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Use conditional formatting to compare lists in Excel

Comparing two lists in Excel is an easy task using a conditional formatting expression and color to visually identify the differences.

Comparing data isn't always a common task, but in Excel, it's an easy task. Take the two lists in the following sheet. The two lists are similar but there are a few differences. In such a short list, you can visually spot those differences but you won't want to perform a visual check when there's a lot of data—you'll miss stuff.

Using conditional formatting, you can quickly identify differences between two lists using an expression in the form:

=COUNTIF(otherlist,firstcellincurrentlist) = 0

This technique is simpler if you work with ranges. For purposes of this example, the list in column A is named ListOne and the list in column B is ListTwo.

Now, let's identify the differences between the two lists, starting with the list in column A:

  1. Select ListOne (A1:A10).
  2. Click the Home tab, click Conditional Formatting in the Styles group, and choose New Rule from the dropdown list. In Excel 2003, Conditional Formatting is on the Format menu.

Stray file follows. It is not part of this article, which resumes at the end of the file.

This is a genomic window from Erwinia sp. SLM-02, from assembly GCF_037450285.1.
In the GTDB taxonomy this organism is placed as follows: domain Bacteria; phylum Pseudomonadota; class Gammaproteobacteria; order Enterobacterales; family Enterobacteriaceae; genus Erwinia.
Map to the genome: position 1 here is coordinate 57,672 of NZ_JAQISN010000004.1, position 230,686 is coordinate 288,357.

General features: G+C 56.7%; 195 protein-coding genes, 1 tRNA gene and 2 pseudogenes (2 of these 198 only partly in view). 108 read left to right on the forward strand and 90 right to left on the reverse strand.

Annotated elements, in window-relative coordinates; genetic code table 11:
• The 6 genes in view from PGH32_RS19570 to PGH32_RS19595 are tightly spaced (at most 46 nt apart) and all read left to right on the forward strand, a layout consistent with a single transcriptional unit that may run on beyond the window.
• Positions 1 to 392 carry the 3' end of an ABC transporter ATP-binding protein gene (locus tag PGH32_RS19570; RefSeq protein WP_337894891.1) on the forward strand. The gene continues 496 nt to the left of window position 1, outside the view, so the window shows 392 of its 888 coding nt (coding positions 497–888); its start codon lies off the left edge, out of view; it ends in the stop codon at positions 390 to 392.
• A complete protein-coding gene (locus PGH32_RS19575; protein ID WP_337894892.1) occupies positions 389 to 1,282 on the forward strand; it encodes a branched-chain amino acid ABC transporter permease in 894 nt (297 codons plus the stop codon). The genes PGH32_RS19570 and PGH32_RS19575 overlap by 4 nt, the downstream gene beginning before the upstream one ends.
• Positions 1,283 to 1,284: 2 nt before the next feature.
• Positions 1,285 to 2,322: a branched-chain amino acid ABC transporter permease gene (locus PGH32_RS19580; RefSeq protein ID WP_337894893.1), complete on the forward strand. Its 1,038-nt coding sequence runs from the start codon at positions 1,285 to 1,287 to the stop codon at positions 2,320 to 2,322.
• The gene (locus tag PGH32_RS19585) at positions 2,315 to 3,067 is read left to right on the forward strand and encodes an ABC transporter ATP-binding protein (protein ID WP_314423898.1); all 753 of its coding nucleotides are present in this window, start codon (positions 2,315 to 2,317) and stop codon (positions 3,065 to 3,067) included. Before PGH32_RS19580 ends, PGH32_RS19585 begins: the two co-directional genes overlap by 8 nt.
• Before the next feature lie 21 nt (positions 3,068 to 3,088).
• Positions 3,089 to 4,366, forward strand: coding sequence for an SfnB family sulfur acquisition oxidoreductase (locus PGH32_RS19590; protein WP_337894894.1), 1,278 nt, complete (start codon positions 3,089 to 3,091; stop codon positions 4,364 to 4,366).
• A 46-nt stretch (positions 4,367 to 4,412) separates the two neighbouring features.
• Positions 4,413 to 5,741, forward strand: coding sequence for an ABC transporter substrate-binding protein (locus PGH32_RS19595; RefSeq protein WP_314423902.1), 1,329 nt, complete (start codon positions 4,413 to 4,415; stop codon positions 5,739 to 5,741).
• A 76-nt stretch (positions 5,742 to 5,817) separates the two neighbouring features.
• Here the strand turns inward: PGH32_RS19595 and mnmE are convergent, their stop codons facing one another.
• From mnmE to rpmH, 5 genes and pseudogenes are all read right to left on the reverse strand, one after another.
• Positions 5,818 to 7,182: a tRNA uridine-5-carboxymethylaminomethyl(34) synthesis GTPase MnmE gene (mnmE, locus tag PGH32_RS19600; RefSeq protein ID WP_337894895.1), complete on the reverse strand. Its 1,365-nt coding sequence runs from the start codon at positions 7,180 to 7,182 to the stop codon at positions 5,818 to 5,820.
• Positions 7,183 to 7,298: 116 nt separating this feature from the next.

3. From the Select A Rule Type list, choose the Use A Formula to Determine Which Cells To Format option. (This step isn't necessary in Word 2003.)
  4. Enter =COUNTIF(ListTwo,A1)=0 in the Formula field.
  5. Click Format, click the Fill tab, choose a color, and click OK.
  6. Click OK. Any cell in ListOne that contains a value that is not in ListTwo (column B) is quickly identified by its contrasting fill color.

Now, let's use the same technique to format ListTwo. First, select ListTwo (B1:B10). Repeats steps 2 through 6. In step 4, enter the expression =COUNTIF(ListOne,B1)=0. In step 5, you can choose the same color or a different color. This time, the conditional format identifies entries in ListTwo that aren't in ListOne.

This technique works with values as well as text entries. The list don't have to be the same number of entries either. In this example they do, but the technique will work with different-sized lists.

About

Susan Sales Harkins is an IT consultant, specializing in desktop solutions. Previously, she was editor in chief for The Cobb Group, the world's largest publisher of technical journals.

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